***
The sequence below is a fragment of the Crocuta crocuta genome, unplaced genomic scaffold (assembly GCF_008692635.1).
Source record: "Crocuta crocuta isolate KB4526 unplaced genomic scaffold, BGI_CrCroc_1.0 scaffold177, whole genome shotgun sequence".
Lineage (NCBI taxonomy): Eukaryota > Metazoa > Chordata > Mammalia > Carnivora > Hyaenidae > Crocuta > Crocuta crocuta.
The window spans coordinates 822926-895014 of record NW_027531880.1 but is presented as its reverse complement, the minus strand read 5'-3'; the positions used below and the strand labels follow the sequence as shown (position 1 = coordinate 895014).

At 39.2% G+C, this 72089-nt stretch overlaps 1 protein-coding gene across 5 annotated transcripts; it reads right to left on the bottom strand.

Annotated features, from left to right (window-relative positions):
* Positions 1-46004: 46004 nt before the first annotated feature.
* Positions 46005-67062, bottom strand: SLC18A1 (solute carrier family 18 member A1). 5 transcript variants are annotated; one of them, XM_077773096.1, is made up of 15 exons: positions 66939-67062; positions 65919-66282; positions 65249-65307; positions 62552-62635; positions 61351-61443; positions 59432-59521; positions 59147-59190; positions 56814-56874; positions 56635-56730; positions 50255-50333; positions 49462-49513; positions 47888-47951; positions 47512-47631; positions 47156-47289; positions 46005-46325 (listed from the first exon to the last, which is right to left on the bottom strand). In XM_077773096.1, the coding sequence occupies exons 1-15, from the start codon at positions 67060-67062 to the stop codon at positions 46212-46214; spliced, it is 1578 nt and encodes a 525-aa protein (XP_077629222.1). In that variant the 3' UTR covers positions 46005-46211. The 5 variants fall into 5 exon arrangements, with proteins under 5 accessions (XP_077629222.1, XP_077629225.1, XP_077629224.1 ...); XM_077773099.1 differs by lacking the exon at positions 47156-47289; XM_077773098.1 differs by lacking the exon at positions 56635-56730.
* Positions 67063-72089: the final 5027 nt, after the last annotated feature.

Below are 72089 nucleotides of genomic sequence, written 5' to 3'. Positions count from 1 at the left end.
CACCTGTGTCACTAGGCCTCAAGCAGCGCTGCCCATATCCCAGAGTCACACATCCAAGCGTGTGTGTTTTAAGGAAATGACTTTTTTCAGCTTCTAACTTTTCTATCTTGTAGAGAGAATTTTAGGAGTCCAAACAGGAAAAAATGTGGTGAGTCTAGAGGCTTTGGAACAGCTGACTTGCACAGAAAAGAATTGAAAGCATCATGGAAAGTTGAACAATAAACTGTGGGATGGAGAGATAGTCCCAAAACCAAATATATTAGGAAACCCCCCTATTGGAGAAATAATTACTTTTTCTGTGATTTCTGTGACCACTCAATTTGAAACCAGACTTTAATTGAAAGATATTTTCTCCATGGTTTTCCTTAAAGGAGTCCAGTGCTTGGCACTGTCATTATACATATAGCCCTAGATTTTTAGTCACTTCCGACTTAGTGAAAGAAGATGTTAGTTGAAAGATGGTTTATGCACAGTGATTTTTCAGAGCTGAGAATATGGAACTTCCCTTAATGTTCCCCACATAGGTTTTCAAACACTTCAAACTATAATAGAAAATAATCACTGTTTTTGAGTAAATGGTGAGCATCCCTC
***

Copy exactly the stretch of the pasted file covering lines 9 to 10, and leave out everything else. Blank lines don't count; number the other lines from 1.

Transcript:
* Positions 67063-72089: the final 5027 nt, after the last annotated feature.

Below are 72089 nucleotides of genomic sequence, written 5' to 3'. Positions count from 1 at the left end.